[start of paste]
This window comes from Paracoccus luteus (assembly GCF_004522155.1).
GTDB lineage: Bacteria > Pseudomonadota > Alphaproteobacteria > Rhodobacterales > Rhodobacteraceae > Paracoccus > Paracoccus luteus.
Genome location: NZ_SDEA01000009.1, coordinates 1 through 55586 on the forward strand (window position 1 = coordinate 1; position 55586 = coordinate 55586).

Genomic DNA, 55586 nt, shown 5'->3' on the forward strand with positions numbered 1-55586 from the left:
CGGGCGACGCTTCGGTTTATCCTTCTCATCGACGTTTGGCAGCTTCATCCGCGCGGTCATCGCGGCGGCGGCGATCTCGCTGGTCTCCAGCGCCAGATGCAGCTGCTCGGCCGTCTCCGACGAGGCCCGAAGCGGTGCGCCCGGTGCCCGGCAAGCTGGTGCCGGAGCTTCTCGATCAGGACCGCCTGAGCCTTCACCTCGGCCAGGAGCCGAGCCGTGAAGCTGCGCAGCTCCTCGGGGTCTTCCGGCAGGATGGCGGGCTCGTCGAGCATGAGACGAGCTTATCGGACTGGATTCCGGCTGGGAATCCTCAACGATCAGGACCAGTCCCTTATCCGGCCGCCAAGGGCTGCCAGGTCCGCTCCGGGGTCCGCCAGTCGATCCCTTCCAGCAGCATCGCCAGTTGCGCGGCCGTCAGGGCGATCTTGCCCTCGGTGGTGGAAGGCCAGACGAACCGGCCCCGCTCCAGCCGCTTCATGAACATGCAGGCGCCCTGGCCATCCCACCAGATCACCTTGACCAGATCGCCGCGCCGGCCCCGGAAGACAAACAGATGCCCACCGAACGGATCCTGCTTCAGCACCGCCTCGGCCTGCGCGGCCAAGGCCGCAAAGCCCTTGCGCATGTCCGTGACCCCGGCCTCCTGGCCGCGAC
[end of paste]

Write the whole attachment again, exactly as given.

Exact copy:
This window comes from Paracoccus luteus (assembly GCF_004522155.1).
GTDB lineage: Bacteria > Pseudomonadota > Alphaproteobacteria > Rhodobacterales > Rhodobacteraceae > Paracoccus > Paracoccus luteus.
Genome location: NZ_SDEA01000009.1, coordinates 1 through 55586 on the forward strand (window position 1 = coordinate 1; position 55586 = coordinate 55586).

Genomic DNA, 55586 nt, shown 5'->3' on the forward strand with positions numbered 1-55586 from the left:
CGGGCGACGCTTCGGTTTATCCTTCTCATCGACGTTTGGCAGCTTCATCCGCGCGGTCATCGCGGCGGCGGCGATCTCGCTGGTCTCCAGCGCCAGATGCAGCTGCTCGGCCGTCTCCGACGAGGCCCGAAGCGGTGCGCCCGGTGCCCGGCAAGCTGGTGCCGGAGCTTCTCGATCAGGACCGCCTGAGCCTTCACCTCGGCCAGGAGCCGAGCCGTGAAGCTGCGCAGCTCCTCGGGGTCTTCCGGCAGGATGGCGGGCTCGTCGAGCATGAGACGAGCTTATCGGACTGGATTCCGGCTGGGAATCCTCAACGATCAGGACCAGTCCCTTATCCGGCCGCCAAGGGCTGCCAGGTCCGCTCCGGGGTCCGCCAGTCGATCCCTTCCAGCAGCATCGCCAGTTGCGCGGCCGTCAGGGCGATCTTGCCCTCGGTGGTGGAAGGCCAGACGAACCGGCCCCGCTCCAGCCGCTTCATGAACATGCAGGCGCCCTGGCCATCCCACCAGATCACCTTGACCAGATCGCCGCGCCGGCCCCGGAAGACAAACAGATGCCCACCGAACGGATCCTGCTTCAGCACCGCCTCGGCCTGCGCGGCCAAGGCCGCAAAGCCCTTGCGCATGTCCGTGACCCCGGCCTCCTGGCCGCGAC